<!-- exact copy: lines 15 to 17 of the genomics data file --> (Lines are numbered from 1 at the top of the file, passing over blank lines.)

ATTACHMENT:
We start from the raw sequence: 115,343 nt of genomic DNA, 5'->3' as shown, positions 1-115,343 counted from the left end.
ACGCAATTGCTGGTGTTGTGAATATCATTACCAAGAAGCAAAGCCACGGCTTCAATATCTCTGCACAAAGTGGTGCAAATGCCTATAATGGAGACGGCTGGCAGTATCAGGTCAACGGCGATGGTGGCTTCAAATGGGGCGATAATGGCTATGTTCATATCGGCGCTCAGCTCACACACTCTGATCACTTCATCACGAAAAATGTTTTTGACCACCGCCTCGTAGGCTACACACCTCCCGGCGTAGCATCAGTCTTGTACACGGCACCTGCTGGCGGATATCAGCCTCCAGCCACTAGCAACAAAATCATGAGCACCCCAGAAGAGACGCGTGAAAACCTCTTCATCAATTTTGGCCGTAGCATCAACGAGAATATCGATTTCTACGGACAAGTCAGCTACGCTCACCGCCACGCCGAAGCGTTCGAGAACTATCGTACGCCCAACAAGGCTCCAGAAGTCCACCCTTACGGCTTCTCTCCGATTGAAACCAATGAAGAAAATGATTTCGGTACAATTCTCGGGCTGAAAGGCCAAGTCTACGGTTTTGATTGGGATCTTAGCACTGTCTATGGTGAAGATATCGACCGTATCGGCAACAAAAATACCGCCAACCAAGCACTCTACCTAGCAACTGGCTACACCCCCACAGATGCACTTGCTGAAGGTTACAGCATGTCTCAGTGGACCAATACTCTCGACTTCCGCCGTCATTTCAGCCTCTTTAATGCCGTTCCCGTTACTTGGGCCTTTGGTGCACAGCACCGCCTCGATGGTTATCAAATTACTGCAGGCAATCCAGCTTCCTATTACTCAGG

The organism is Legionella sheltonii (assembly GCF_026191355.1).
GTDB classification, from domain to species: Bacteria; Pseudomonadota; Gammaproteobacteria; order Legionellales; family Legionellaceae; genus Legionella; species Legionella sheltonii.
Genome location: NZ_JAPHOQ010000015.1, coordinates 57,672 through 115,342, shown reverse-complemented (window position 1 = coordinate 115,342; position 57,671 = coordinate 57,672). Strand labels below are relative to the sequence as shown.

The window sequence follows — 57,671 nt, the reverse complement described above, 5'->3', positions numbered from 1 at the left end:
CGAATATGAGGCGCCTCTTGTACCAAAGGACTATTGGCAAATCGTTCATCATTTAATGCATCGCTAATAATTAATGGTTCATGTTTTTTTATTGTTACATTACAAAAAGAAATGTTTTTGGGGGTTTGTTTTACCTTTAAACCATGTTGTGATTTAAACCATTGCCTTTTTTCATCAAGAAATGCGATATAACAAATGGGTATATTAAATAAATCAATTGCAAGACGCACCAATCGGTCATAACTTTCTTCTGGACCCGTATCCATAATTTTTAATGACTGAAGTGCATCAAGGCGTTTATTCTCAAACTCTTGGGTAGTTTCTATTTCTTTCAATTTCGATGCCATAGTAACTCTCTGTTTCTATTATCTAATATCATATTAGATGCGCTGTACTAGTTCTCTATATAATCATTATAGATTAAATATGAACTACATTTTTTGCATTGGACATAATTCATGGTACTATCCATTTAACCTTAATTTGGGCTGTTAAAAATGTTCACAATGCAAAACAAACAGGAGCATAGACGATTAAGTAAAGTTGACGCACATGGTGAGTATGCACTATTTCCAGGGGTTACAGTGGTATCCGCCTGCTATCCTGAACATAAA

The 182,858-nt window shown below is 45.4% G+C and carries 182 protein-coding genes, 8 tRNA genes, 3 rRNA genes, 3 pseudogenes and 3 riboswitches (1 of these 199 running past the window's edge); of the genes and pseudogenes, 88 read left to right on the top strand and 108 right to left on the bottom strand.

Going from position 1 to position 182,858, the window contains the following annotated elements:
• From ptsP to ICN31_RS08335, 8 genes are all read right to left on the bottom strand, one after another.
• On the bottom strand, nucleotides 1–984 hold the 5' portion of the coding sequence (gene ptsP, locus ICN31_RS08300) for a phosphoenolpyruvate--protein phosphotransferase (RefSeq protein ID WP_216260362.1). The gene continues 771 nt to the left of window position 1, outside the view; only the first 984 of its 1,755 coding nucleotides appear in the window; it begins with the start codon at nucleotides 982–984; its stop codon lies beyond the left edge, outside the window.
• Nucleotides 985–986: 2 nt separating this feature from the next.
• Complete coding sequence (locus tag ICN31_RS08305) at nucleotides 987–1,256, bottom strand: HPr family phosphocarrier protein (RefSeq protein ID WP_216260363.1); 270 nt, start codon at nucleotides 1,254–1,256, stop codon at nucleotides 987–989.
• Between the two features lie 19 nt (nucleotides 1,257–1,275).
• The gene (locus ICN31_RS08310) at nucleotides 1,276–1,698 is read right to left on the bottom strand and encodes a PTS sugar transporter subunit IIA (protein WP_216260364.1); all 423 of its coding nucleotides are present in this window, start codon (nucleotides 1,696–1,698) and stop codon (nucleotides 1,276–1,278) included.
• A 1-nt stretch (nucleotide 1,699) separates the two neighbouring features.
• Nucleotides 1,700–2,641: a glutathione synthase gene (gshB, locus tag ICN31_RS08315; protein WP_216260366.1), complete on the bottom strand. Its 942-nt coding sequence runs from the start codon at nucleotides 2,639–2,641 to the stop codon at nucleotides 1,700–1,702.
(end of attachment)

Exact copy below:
• The gene (locus ICN31_RS08310) at nucleotides 1,276–1,698 is read right to left on the bottom strand and encodes a PTS sugar transporter subunit IIA (protein WP_216260364.1); all 423 of its coding nucleotides are present in this window, start codon (nucleotides 1,696–1,698) and stop codon (nucleotides 1,276–1,278) included.
• A 1-nt stretch (nucleotide 1,699) separates the two neighbouring features.
• Nucleotides 1,700–2,641: a glutathione synthase gene (gshB, locus tag ICN31_RS08315; protein WP_216260366.1), complete on the bottom strand. Its 942-nt coding sequence runs from the start codon at nucleotides 2,639–2,641 to the stop codon at nucleotides 1,700–1,702.